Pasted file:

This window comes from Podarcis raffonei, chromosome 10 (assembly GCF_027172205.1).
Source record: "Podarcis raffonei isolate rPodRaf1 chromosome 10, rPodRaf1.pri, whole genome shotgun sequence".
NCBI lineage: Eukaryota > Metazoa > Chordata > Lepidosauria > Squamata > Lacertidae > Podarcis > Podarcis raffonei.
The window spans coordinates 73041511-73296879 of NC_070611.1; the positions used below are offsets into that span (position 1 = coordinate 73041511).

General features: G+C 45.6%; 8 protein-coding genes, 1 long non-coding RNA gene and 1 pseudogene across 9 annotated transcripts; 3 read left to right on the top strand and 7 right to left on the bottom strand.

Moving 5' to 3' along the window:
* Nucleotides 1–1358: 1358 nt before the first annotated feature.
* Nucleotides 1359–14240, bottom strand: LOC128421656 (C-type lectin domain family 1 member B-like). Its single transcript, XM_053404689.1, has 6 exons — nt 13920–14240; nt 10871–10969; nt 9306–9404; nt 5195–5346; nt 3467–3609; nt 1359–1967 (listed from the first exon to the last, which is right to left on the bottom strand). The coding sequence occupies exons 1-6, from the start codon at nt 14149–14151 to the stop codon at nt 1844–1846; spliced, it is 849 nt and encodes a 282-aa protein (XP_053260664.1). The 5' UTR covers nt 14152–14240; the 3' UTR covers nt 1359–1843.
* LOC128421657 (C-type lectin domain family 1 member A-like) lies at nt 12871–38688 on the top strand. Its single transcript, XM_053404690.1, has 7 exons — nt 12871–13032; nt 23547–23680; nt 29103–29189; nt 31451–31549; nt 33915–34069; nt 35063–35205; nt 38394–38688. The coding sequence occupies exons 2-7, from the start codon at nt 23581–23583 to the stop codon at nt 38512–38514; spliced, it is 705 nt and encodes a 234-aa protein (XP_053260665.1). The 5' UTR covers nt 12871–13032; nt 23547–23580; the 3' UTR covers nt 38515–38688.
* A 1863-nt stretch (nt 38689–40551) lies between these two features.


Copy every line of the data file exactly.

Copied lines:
This window comes from Podarcis raffonei, chromosome 10 (assembly GCF_027172205.1).
Source record: "Podarcis raffonei isolate rPodRaf1 chromosome 10, rPodRaf1.pri, whole genome shotgun sequence".
NCBI lineage: Eukaryota > Metazoa > Chordata > Lepidosauria > Squamata > Lacertidae > Podarcis > Podarcis raffonei.
The window spans coordinates 73041511-73296879 of NC_070611.1; the positions used below are offsets into that span (position 1 = coordinate 73041511).

General features: G+C 45.6%; 8 protein-coding genes, 1 long non-coding RNA gene and 1 pseudogene across 9 annotated transcripts; 3 read left to right on the top strand and 7 right to left on the bottom strand.

Moving 5' to 3' along the window:
* Nucleotides 1–1358: 1358 nt before the first annotated feature.
* Nucleotides 1359–14240, bottom strand: LOC128421656 (C-type lectin domain family 1 member B-like). Its single transcript, XM_053404689.1, has 6 exons — nt 13920–14240; nt 10871–10969; nt 9306–9404; nt 5195–5346; nt 3467–3609; nt 1359–1967 (listed from the first exon to the last, which is right to left on the bottom strand). The coding sequence occupies exons 1-6, from the start codon at nt 14149–14151 to the stop codon at nt 1844–1846; spliced, it is 849 nt and encodes a 282-aa protein (XP_053260664.1). The 5' UTR covers nt 14152–14240; the 3' UTR covers nt 1359–1843.
* LOC128421657 (C-type lectin domain family 1 member A-like) lies at nt 12871–38688 on the top strand. Its single transcript, XM_053404690.1, has 7 exons — nt 12871–13032; nt 23547–23680; nt 29103–29189; nt 31451–31549; nt 33915–34069; nt 35063–35205; nt 38394–38688. The coding sequence occupies exons 2-7, from the start codon at nt 23581–23583 to the stop codon at nt 38512–38514; spliced, it is 705 nt and encodes a 234-aa protein (XP_053260665.1). The 5' UTR covers nt 12871–13032; nt 23547–23580; the 3' UTR covers nt 38515–38688.
* A 1863-nt stretch (nt 38689–40551) lies between these two features.